Kia has been chosen as OEM partner for the second phase of the collaborative V2X infrastructure development project on The Ray Highway, along Interstate 85 in West Georgia, USA. Kia will be supported by HATCI (Hyundai America Technical Center, Inc.).
Georgia Department of Transportation (GDOT) and The Ray will now expand the use of Panasonic technology to connected vehicle applications, such as freight signal priority and road work zone warnings, to improve transportation safety and enable more efficient driving.
“Our vision at GDOT is to boost Georgia’s competitiveness as a leader in transportation across the nation,” says GDOT commissioner Russell R. McMurry. “The V2X technology only enhances this goal. This project puts citizens’ safety first by utilizing performance-based management, innovation and public-private-philanthropic partnerships to deliver safer, smarter and more efficient infrastructure for Georgians.”
“Georgia’s V2X Connected Interstate offers a great opportunity for the automotive Industry to collaborate with government entities and road operators to research the safety, mobility and environmental benefits of a connected vehicle in a real-world environment,” says John Robb, president of HATCI. “Deployment of prototype on-board units (OBUs), by retrofitting them into our Kia vehicles, enables us to collect data and analyze the benefits of V2X technology for our customers.”
The Ray Highway initiative
The innovative public-private-philanthropic partnership began in 2019 to create and install a digital testing environment focused on critical interstate use cases, such as crash and weather warnings, for stakeholder engagement and education. The first phase of work focused on an 18-mile corridor of rural interstate, known as The Ray Highway. Here they established a connected vehicle ecosystem with six dual-mode and dual-active roadside radios, several cellular V2X (C-V2X) GDOT connected vehicles, and the CIRRUS by Panasonic cloud-based data management platform.
The new project phase not only expands the partnership but nearly triples the project’s breadth by adding seven new radios and 10 additional C-V2X connected vehicles, provided by Kia Georgia. Information delivered from the dual-active radios, called traveler information messages (TIMs), will be delivered and displayed into the vehicles via a heads-up display (HUD) that reduces driver distraction.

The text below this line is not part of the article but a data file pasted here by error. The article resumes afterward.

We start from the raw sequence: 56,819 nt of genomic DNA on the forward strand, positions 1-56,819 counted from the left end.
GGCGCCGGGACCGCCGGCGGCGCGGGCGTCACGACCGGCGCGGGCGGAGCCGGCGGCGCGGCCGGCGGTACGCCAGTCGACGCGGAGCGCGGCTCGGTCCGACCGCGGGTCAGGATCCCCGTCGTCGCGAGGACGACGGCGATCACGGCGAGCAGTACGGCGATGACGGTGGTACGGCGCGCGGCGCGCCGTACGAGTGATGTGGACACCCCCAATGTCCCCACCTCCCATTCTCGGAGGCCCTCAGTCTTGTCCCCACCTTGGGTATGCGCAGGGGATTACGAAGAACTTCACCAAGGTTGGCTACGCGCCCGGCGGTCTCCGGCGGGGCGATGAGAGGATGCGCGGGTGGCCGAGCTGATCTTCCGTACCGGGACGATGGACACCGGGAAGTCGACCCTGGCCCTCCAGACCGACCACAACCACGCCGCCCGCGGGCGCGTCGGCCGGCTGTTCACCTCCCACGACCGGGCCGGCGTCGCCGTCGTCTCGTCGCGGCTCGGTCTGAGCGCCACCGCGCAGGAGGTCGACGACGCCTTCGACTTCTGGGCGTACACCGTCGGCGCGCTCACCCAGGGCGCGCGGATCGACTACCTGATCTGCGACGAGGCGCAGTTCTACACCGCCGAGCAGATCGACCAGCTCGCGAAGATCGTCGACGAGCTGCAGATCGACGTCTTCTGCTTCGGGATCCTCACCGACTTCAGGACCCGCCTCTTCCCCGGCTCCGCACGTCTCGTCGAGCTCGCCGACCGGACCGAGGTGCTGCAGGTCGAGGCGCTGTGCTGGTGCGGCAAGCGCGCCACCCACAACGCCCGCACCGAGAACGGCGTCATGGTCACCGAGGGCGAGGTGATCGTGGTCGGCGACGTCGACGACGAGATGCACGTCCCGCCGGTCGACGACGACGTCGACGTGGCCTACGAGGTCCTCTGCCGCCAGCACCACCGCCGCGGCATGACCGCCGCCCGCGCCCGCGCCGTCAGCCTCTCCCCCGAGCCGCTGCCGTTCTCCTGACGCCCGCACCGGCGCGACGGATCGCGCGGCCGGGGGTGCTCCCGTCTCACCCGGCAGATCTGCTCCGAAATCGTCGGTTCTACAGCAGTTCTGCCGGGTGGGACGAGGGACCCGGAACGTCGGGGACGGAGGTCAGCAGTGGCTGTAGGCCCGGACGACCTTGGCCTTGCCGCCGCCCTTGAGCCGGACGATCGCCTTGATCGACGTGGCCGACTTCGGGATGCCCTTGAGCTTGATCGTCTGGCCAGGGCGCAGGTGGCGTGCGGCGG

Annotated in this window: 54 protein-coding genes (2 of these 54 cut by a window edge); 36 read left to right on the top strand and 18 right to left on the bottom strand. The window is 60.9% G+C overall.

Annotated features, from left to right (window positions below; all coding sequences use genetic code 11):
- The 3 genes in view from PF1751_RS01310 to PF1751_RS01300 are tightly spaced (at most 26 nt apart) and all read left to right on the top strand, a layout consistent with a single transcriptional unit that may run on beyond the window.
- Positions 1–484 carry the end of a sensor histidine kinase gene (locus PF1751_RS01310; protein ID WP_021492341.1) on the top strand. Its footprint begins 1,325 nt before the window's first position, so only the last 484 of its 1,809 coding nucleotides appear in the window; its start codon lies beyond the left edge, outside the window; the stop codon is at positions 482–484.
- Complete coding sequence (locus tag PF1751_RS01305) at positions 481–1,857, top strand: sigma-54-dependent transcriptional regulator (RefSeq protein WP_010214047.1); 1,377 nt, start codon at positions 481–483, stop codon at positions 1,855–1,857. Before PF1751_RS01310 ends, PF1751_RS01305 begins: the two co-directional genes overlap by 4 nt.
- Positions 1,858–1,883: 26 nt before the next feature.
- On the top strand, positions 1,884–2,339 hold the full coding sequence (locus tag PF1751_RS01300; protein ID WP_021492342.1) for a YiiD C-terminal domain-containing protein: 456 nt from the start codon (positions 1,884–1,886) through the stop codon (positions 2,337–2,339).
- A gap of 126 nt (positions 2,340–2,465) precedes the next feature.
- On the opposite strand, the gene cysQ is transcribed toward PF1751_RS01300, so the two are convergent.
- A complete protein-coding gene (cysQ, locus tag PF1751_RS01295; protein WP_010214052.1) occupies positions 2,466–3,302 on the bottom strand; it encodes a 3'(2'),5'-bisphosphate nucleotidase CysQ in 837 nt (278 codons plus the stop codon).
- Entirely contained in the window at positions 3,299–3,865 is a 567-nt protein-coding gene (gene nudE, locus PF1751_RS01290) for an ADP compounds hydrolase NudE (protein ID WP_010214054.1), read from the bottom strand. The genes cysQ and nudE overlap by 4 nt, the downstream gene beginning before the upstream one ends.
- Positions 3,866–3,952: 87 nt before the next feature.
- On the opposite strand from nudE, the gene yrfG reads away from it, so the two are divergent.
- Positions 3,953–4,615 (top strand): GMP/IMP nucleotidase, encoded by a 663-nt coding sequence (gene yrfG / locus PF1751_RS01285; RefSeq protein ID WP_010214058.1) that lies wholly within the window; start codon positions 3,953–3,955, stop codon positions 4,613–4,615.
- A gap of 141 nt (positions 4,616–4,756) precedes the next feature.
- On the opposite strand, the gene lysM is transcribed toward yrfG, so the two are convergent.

“Smart, connected infrastructure on our highways is a game changer for driver safety,” says Harriet Anderson Langford, president and founder of The Ray. “We are on a journey with GDOT to understand the road safety, economic and efficiency opportunities that could be won with this technology. Now, with our collaboration of expertise and Hyundai and Kia’s presence in Georgia/Alabama, we have the potential to scale projects across the Southeast, in cities and on our rural highways.”
“Kia is excited to be the automotive OEM partner for this important V2X development initiative, says Jangsoo (Jason) Shin, president and CEO of Kia Georgia Inc. “The ability to study this technology within a real-world application is valuable as we look to improve roadway efficiency and driver safety. Establishing reliable infrastructure connectivity is also very consistent with our US$25 billion transformation initiative for sustainable mobility, innovative delivery and personal transport solutions.”
According to The National Highway Traffic Administration, 80% of all crashes that do not involve impairment could be averted or eased by the safety applications of V2X technology. Transportation officials, such as State DOTs, can detect and respond to crashes and dangerous driving conditions more quickly and efficiently, while also warning other drivers nearby of upcoming safety concerns or congestion.
“Smart connected infrastructure is the solution to resolve our highway safety concerns,” believes Andrew Heath, chief traffic engineer at GDOT. “By allowing us to respond more quickly to dangerous driving conditions, we can reduce crashes and save lives.”
The CIRRUS by Panasonic data management platform provides GDOT with access to a connected vehicle ‘brain’ that can receive the data shared between connected cars and trucks, such as crash, traffic and weather warnings. It then sends out important and timely information, directly to connected cars and trucks, all within fractions of a second. The dual-mode and dual-active features of the roadside radios make the infrastructure interoperable and able to communicate directly with connected vehicles through either dedicated short range communication (DSRC) and cellular V2X communication protocols.
The partnership team has already begun integrating the V2X technology ecosystem in the Metro Atlanta area with the CIRRUS by Panasonic platform. GDOT will use CIRRUS by Panasonic for managing the 650-plus existing connected signalized intersections to support the installation and ongoing management of 1,000 additional connected intersections.
Since 2017, GDOT has invested in building out the connected vehicle ecosystem in the Metro Atlanta area with a focus on broad applications at signalized intersections. Direct communication between connected cars and connected traffic signals can give all-green lights for emergency responders. This can improve safety for motorists, pedestrians and cyclists when a fire truck or police vehicle needs to navigate congested routes and busy intersections. Connected intersections can give green lights to approaching transit buses and even freight vehicles – when it is safe to push them through – to make bus routes, logistics and delivery more efficient.